Nine ways developers deceive us

Common sleight of hand tactics dissected

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2. Rubber-banding
No, it's not déjà vu. You really did pass that guy at the last corner. As applied to the racing genre, rubber-banding is when the computer surreptitiously warp-jumps a pursuing roadster ahead of or marginally behind the player in order to artificially boost the challenge factor. Almost as though the said roadster were - wait for it - attached to you with a rubber band. Huzzah! Driver: San Francisco and Need for Speed: The Run number among the more recent guilty parties.

You also get this in certain sports games - the ones that have an uncanny knack of rallying in the final 45 seconds, developing infinite stamina, a controlled ferocity worthy of Bruce Lee himself, and the capacity to magnetically attract airborne spherical objects. Yes, we're looking at you Madden 08. We still won that match.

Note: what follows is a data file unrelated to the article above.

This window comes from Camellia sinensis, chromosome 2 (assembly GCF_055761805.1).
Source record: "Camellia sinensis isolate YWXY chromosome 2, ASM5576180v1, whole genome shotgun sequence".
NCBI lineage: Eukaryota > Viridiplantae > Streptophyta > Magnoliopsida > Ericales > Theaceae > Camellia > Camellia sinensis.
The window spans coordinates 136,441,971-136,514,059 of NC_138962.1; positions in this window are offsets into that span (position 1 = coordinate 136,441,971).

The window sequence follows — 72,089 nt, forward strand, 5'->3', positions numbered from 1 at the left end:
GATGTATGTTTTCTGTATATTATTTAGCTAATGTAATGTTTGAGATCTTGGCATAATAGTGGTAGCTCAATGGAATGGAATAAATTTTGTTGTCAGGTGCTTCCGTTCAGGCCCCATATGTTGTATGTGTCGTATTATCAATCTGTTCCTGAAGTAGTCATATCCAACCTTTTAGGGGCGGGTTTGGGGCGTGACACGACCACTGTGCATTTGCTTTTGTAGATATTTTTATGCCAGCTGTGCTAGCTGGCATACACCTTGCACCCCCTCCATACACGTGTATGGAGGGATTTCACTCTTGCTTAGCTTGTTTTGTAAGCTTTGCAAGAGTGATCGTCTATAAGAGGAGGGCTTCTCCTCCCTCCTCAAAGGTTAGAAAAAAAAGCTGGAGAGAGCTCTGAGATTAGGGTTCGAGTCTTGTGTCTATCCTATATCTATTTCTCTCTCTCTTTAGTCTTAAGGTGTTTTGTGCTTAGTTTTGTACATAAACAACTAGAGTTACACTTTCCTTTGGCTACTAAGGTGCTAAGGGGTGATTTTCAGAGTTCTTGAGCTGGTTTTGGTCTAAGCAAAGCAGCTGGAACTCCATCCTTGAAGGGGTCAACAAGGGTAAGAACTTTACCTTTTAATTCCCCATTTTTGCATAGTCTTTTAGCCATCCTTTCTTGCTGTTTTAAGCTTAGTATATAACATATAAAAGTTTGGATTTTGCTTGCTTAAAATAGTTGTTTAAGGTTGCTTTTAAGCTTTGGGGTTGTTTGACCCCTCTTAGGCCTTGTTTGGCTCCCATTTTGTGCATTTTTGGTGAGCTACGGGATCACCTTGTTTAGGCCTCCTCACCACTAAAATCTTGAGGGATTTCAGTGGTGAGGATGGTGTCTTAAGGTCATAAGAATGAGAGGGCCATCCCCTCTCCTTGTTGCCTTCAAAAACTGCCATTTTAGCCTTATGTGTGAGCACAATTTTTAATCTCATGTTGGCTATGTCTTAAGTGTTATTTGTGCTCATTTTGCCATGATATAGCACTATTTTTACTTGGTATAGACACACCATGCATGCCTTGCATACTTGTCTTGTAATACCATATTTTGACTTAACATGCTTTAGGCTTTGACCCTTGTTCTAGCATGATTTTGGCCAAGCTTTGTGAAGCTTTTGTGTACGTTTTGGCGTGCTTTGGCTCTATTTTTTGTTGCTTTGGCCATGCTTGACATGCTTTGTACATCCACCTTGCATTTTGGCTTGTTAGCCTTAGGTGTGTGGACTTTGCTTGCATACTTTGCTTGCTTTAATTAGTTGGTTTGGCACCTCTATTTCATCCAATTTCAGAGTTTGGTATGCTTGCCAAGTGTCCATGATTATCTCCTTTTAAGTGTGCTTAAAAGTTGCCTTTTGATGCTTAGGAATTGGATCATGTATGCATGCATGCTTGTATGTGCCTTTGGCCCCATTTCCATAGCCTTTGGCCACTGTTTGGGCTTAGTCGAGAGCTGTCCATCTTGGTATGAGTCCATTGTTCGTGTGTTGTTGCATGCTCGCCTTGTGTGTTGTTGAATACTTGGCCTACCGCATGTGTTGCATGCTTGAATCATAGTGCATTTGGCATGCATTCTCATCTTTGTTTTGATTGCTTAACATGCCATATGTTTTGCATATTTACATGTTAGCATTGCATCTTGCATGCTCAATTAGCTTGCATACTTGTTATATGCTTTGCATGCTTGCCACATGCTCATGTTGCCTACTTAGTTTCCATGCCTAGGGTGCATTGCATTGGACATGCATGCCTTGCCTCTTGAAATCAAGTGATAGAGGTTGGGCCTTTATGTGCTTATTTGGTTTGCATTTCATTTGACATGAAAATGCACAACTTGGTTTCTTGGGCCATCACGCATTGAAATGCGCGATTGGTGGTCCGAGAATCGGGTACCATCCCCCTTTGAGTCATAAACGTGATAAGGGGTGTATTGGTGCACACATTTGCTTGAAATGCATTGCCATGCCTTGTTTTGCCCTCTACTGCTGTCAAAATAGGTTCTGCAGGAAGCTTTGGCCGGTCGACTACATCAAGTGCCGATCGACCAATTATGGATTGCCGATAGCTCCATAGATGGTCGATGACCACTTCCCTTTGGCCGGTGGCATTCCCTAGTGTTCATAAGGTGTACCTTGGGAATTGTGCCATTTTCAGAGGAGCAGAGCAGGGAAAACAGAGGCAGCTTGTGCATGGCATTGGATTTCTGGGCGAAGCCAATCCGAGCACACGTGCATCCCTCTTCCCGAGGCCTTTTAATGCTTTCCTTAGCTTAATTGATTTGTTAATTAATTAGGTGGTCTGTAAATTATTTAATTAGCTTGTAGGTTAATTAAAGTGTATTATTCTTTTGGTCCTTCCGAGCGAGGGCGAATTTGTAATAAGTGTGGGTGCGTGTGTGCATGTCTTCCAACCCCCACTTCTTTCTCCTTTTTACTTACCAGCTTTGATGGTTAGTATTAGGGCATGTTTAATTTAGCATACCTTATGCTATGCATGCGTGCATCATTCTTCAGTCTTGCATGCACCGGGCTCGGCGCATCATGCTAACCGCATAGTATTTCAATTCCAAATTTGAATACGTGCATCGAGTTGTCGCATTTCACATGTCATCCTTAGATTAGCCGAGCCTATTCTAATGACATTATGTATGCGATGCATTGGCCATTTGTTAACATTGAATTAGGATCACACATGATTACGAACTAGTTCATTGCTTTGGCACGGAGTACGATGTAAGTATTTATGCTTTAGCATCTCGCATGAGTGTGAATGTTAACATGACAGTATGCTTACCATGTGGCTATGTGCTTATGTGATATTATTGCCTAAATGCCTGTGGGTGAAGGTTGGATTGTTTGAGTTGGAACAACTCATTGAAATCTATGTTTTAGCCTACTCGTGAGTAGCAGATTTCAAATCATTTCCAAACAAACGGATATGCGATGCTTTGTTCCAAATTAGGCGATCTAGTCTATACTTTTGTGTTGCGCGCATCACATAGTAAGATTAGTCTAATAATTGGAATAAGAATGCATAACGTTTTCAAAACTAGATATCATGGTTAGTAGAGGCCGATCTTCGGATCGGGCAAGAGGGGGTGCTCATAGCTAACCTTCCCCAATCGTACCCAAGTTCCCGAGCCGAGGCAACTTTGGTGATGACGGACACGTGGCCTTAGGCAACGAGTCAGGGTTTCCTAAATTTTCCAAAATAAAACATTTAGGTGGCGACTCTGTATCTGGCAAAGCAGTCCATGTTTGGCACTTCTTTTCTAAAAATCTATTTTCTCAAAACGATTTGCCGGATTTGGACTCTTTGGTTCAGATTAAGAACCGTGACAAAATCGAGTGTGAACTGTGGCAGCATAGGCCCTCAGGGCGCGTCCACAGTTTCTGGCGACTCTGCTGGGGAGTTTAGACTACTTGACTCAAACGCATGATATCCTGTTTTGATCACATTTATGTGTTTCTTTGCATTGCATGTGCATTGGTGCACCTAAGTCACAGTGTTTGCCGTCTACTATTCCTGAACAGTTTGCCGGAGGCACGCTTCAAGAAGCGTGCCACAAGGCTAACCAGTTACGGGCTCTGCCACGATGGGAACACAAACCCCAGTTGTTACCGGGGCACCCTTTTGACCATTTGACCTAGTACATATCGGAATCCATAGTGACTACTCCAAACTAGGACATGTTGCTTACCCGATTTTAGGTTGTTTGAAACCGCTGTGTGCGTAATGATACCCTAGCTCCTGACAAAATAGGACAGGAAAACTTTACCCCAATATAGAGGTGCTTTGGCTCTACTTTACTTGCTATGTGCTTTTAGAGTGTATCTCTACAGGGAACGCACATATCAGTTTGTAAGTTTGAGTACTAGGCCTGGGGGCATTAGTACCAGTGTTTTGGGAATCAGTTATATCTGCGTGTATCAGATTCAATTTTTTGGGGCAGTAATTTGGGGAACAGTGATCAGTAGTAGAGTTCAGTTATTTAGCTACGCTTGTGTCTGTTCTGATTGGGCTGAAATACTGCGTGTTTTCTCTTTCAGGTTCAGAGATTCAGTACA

Fecker came out of nowhere.

3. Losing all your weapons and equipment
Nobody seriously wants total freedom. It's nice that we can walk off the road in Skyrim, chase a butterfly, annoy a giant and spend a round half-hour brawling up and down a mountain, but you need something to come back to. The problem, from a developer standpoint, is that by the time you come back to it, you could be Hercules.

Open worlds permit any range of solutions to the problems they pose, which is lovely on paper, but an absolute nightmare when it comes to designing challenges to fit a player's potential capabilities. Aim high, and you run the risk of flattening the poor lambs. Aim low, and enraged mobs may appear at the door to complain that you've "dumbed the game down".

Bethesda's answer in Skyrim is dynamic enemy-scaling, which has its downsides but is endlessly, endlessly preferable to the notorious, Metroid-derived level reset gambit. We've all been there - ambling down some alleyway in the full bloom of our martial prowess, only to be zapped by some mystic Beam of Character Degradation. Or hit on the head and robbed of all our worldly possessions. Or plunged into a parallel reality where all positive numbers are negative. Thanks, Operation Anchorage.

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